SIKH DIASPORA CL (Global Diasporas) - PDF Free Download
Sukhminder S. Hansra @Hansra_SS 12 May More. Copy link to Tweet manreet kaur sidhu @reetsidhuxx 5 Jun More. Copy link to Tweet. I am especially indebted to Ranjit Singh Hansra, Kuldip Singh, and Jawala Singh They built the first gurdwara at Kilindini in (Kaur ). Sir Harry Johnson, who had met some of these Sikhs, observed: Reserve soldiers of the In it carried a photo of the Sikh volunteers who joined the Dharam Yudh . Feb 20, Explore Lina's board "most handsome AFRIDI" on Pinterest. | See more ideas about Shahid khan, Shahid afridi and Boom boom.
The Sikh identity is rooted in a religious tradition of the Khalsa Panth, which subsumes social, cultural, political and territorial identities. Sikh identity is not based on an abstract creed, but discrete elements of history, myths and memories, intertwined within the region of Punjab. Sikhs, literally the learners, trace their ancestry to ten gurus; the first of them was Nanak —born near Lahore in a Hindu family.
By compiling a book of sacred scriptures infifth guru Arjan placed it at the centre of the Harimandir, a temple by a pool in Amritsar. By the time of Aurangzeb, a zealot Mogul ruler, keen on conversion, the ninth guru was beheaded in Delhi in The tenth and last guru, Gobind, was born into this conflict. He built a fort in a hilly area far from Amritsar, at Anandpur. After fighting many battles with Mogul authority, he tried a settlement with the Mogul emperor Bahadur Shah, but was assassinated in The value system of the Khalsa was to be egalitarian, with collective and spiritual authority vested in the Guru Granth, and it was inspired to wage a just struggle against domination.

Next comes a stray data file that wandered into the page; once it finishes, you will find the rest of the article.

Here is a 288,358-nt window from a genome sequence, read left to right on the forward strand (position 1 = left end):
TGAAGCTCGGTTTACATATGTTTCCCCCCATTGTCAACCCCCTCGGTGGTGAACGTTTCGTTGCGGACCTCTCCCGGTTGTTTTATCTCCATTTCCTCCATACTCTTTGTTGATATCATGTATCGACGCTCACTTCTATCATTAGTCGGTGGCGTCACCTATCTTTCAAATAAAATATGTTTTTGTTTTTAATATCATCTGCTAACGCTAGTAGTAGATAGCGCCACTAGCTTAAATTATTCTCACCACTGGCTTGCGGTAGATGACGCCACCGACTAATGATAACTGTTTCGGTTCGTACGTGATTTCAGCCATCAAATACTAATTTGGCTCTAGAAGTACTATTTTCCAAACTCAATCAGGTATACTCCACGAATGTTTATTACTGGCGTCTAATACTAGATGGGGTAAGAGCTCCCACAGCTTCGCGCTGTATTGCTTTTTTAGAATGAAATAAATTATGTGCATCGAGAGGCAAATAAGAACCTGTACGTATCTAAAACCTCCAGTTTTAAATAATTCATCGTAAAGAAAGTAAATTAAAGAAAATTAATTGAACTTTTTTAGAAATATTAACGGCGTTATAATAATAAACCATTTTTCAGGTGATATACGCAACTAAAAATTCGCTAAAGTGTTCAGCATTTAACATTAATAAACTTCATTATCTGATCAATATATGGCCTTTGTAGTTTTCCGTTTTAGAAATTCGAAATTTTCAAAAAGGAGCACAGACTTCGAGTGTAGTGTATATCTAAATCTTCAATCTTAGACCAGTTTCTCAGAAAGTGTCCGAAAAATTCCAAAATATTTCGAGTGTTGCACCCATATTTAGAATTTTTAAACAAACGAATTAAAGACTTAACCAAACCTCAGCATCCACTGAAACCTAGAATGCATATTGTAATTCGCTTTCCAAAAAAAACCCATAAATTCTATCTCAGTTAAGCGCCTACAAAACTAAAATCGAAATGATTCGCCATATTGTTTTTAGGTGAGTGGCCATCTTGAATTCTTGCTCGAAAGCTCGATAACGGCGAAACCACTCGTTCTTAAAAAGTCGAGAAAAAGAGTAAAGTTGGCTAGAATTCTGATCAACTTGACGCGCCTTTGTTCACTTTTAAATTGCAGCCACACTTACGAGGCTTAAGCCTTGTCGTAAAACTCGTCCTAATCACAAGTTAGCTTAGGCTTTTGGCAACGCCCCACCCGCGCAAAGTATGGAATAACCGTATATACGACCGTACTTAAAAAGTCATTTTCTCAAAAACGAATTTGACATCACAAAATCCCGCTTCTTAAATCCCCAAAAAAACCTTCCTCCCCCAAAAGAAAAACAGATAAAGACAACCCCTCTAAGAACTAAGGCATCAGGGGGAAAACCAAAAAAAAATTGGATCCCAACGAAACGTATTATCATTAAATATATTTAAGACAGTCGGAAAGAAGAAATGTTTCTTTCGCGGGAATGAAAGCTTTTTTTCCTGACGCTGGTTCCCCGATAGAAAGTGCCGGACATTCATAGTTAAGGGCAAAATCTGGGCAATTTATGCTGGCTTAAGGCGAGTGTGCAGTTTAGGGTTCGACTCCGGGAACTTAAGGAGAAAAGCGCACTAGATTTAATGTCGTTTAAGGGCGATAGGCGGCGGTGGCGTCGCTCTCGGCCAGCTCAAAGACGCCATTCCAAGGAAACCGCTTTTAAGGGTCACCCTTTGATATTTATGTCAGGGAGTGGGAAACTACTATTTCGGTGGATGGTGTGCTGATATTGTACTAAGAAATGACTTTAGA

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It was reserved for Nanak to perceive the true principles of reform, and to lay those broad foundations which enabled his successor Gobind to fire the minds of his countrymen with a new nationality. The eighteenth century became a period of suffering, martyrdom and resistance against the Mogul tyranny. Ahmad Shah Abdali, the Afghan ruler, pursued them in two major battles, killing 5, in followed by a second battle in when Sikhs were defeated almost to a man; the two battles are remembered as ghallugharas holocausts.
During the century some new traditions were invented, and an annual gathering at Amritsar by Sikh chiefs became the Sarbat Khalsa, the supreme body, where through gurmatas and hukamanamas differ ences were resolved and collective tasks set. His liberal monarchy patronized many Hindu, Muslim and Sikh historic shrines; the latter were controlled by Udasis, descendants of the first guru3 Banga As befitted a Sikh sovereign, he granted lavish expenditure for the Harimandir.